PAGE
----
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From info ls: '-1' '--format=single-column' List one file per line. This is the default for 'ls' when standard output is not a terminal. When you pipe the output of ls, you get one filename per line. ls only outputs the files in columns when the output is destined for human eyes. Here's where ls decides what to do: switch (...


The command wc aka. word count can do it: $ wc -w <file> example $ cat sample.txt today is a good day $ wc -w sample.txt 5 sample.txt # just the number (thanks to Stephane Chazelas' comment) $ wc -w < sample.txt 5


The difference is caused by a newline added to the here string. See the Bash manual: The result is supplied as a single string, with a newline appended, to the command on its standard input (or file descriptor n if n is specified). wc is counting in the same way, but its input is different.


wc shows 3 characters more because your example file contains a fancy Unicode apostrophe ’ (most likely because you copied the contents from a browser or text editor): $ cat file Amy looked at her watch. He was late. The sun was setting but Jake didn’t care. $ wc file 1 16 82 file With plain ASCII apostrophe ': $ cat file2 Amy looked at her ...


You should use a command like this: find /group/book/four/word/ -type f -exec wc -l {} + | sort -rn find : search for files on the path you want. If you don't want it recursive, and your find implementation supports it, you should add -maxdepth 1 just before the -exec option. exec : tells the command to execute wc -l on every file. sort -rn : sort the ...


So I went to the source, and it looks like the slowness is in handling double byte characters. Essentially, for every character read in, it needs to call mbrtowc() to try to convert it to a wide character, then that wide character is tested to see if it's a word separator, line separator, etc. Indeed, if I change my locale LANG variable from the default ...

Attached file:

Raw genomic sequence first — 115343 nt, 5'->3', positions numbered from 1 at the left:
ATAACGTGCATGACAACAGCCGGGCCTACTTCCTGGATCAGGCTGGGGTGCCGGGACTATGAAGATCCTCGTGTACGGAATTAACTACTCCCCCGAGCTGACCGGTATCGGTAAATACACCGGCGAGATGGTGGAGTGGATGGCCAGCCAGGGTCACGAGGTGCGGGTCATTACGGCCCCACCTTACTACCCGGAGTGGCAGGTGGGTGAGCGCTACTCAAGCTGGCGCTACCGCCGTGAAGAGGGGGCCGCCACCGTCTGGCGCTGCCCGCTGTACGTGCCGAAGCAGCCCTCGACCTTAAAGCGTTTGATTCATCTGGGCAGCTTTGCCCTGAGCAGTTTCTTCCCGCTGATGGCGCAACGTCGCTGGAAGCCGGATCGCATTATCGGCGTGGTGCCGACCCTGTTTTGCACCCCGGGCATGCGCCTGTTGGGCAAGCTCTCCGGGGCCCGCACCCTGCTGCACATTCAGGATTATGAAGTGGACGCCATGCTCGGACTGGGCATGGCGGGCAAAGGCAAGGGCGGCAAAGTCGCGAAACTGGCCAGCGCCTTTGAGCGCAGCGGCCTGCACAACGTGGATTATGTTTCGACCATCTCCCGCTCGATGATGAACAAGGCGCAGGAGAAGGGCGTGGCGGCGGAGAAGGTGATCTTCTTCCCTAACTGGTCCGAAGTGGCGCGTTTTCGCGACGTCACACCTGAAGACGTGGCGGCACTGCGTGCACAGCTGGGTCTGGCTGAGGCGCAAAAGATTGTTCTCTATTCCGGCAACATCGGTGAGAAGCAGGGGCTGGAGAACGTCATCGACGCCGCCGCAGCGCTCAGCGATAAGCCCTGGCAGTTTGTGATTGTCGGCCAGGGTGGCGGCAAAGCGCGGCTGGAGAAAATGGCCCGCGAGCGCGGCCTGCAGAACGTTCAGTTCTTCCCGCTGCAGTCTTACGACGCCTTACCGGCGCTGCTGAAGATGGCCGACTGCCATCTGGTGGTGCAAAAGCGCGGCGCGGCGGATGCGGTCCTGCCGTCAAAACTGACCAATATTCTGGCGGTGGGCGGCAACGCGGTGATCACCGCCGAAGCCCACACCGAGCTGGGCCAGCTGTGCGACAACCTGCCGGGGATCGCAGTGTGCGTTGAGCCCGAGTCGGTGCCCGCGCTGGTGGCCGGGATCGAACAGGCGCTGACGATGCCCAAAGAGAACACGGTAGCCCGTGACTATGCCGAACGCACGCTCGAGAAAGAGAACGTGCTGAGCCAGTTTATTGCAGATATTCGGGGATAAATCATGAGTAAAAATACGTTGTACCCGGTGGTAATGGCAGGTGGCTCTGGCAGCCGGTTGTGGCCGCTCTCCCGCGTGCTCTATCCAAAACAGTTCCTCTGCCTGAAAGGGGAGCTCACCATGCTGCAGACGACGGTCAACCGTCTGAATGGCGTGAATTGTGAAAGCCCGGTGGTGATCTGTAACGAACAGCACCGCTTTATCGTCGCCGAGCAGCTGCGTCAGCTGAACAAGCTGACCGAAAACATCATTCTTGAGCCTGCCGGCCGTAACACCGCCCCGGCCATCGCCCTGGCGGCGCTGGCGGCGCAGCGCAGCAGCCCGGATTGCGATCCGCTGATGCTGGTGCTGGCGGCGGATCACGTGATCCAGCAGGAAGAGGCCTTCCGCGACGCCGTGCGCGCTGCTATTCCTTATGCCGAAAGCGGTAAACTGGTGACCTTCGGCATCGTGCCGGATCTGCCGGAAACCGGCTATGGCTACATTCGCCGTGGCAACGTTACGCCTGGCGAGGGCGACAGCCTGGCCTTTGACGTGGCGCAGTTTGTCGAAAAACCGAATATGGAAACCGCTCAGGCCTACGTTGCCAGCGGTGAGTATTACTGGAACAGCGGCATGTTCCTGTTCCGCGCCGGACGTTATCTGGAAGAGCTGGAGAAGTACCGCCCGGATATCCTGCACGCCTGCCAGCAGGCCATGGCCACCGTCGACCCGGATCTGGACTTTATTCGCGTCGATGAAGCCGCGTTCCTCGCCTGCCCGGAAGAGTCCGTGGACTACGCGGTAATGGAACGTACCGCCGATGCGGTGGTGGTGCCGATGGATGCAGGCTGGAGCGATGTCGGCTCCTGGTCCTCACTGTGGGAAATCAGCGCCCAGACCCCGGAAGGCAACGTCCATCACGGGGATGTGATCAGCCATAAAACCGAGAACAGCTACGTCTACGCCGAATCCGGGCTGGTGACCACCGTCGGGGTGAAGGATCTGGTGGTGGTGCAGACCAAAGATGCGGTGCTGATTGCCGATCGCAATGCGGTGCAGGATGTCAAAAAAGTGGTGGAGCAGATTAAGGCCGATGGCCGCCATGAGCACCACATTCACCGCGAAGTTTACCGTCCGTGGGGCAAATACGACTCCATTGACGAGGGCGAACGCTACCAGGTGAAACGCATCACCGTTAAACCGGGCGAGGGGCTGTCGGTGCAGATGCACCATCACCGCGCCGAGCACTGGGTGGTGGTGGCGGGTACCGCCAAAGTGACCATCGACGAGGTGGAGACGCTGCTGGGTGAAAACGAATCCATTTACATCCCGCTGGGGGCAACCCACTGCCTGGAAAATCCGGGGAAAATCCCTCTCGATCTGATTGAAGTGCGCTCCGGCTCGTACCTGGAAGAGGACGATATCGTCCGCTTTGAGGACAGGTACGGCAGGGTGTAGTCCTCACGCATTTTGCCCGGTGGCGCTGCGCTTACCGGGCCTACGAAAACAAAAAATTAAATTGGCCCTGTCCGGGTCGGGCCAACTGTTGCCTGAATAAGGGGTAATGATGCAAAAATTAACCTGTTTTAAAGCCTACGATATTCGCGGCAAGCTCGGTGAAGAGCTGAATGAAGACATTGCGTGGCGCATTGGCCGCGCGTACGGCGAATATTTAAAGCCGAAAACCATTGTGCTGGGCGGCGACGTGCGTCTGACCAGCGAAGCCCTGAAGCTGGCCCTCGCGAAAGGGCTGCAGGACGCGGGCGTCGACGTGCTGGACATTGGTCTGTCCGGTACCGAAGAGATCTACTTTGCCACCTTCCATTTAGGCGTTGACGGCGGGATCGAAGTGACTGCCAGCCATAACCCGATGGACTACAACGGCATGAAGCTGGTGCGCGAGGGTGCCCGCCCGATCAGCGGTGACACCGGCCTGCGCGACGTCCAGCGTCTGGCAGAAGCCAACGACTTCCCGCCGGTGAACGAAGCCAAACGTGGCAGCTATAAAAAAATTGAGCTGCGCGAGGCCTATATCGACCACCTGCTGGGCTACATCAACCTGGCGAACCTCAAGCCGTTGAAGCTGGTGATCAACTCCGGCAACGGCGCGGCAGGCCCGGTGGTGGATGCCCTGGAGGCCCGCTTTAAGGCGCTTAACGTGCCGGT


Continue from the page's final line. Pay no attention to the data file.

It's a succeeding newline added by the here-string redirector: $ s="hello" $ hexdump -C <<<"$s" 00000000 68 65 6c 6c 6f 0a |hello.| 00000006 $ printf "$s" | hexdump -C 00000000 68 65 6c 6c 6f |hello| 00000005


cut -d, -f3 | tr -d '\n' | wc -m (remember that wc -c counts bytes, not characters: $ echo a,1,españa,2 | cut -d, -f3 | tr -d '\n' | wc -c 7 $ echo a,1,españa,2 | cut -d, -f3 | tr -d '\n' | wc -m 6 )


awk -F, '{sum+=length($3)}; END {print +sum}' file


echo print newline (\n) at end of line echo abcd | xxd 0000000: 6162 6364 0a abcd. With some echo implementations, you can use -n : -n do not output the trailing newline and test: echo -n abcd | wc -c 4 With some others, you need the \c escape sequence: \c: Suppress the <newline> that otherwise follows the final argument in the ...


You can try to write in C: #include <unistd.h> #include <stdio.h> #include <string.h> int main(){ char buf[BUFSIZ]; int nread; size_t nfound=0; while((nread=read(0, buf, BUFSIZ))>0){ char const* p; for(p=buf; p=memchr(p,'\n',nread-(p-buf)); nfound++,p++) {;} } if(nread<0) { perror("Error"); return 1; } printf("%...


The char type in C is one byte, but it's intended for ASCII characters; there are variable-width encodings like UTF-8 that can take up many bytes per character. wc uses the mbrtowc(3) function to decode multibyte sequences, depending on the locale set by the LC_CTYPE environment variable. If you set the locale properly, you should get the same result for all ...


The wc command is counting the words in the output from grep, which includes "for": > grep shell test.txt for shell_A shell_B shell_C So there really are 4 words. If you only want to count the number of lines that contain a particular word in a file, you can use the -c option of grep, e.g., grep -c shell test.txt Neither of those actually count words,...


You can improve on the solution suggested by @pskocik by reducing the number of calls to read. There are a lot of calls to read BUFSIZ chunks from a 1Gb file. The usual approach to doing this is by increasing the buffer size: just for fun, try increasing the buffer-size by a factor of 10. Or 100. On my Debian 7, BUFSIZ is 8192. With the original ...


Here's a variant of an awk solution for printing the first found minimum line: awk ' NR==1 || length<len {len=length; line=$0} END {print line} ' which can simply be extended by one condition to print all minimum lines: awk ' length==len {line=line ORS $0} NR==1 || length<len {len=length; line=$0} END {print line}' '